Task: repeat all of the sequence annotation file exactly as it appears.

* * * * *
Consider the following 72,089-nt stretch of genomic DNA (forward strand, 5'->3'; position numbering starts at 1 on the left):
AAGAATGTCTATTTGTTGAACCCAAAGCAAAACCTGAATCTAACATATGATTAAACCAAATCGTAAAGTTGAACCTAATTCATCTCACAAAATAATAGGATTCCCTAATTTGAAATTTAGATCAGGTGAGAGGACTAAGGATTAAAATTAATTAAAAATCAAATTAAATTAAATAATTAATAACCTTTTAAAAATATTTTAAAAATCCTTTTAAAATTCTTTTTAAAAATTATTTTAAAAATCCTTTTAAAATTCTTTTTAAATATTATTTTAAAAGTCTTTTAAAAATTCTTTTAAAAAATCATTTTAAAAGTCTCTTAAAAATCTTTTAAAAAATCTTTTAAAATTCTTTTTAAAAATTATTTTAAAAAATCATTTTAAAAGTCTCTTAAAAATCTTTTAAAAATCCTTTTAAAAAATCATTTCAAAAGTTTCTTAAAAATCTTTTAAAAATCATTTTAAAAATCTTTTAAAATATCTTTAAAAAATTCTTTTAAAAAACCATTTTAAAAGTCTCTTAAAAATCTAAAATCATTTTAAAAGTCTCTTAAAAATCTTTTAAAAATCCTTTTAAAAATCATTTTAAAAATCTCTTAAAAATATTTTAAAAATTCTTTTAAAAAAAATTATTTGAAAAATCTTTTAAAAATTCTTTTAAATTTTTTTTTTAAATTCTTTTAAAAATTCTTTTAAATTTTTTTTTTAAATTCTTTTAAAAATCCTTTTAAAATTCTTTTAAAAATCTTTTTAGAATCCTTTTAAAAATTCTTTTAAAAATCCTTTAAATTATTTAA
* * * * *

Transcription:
Consider the following 72,089-nt stretch of genomic DNA (forward strand, 5'->3'; position numbering starts at 1 on the left):
AAGAATGTCTATTTGTTGAACCCAAAGCAAAACCTGAATCTAACATATGATTAAACCAAATCGTAAAGTTGAACCTAATTCATCTCACAAAATAATAGGATTCCCTAATTTGAAATTTAGATCAGGTGAGAGGACTAAGGATTAAAATTAATTAAAAATCAAATTAAATTAAATAATTAATAACCTTTTAAAAATATTTTAAAAATCCTTTTAAAATTCTTTTTAAAAATTATTTTAAAAATCCTTTTAAAATTCTTTTTAAATATTATTTTAAAAGTCTTTTAAAAATTCTTTTAAAAAATCATTTTAAAAGTCTCTTAAAAATCTTTTAAAAAATCTTTTAAAATTCTTTTTAAAAATTATTTTAAAAAATCATTTTAAAAGTCTCTTAAAAATCTTTTAAAAATCCTTTTAAAAAATCATTTCAAAAGTTTCTTAAAAATCTTTTAAAAATCATTTTAAAAATCTTTTAAAATATCTTTAAAAAATTCTTTTAAAAAACCATTTTAAAAGTCTCTTAAAAATCTAAAATCATTTTAAAAGTCTCTTAAAAATCTTTTAAAAATCCTTTTAAAAATCATTTTAAAAATCTCTTAAAAATATTTTAAAAATTCTTTTAAAAAAAATTATTTGAAAAATCTTTTAAAAATTCTTTTAAATTTTTTTTTTAAATTCTTTTAAAAATTCTTTTAAATTTTTTTTTTAAATTCTTTTAAAAATCCTTTTAAAATTCTTTTAAAAATCTTTTTAGAATCCTTTTAAAAATTCTTTTAAAAATCCTTTAAATTATTTAA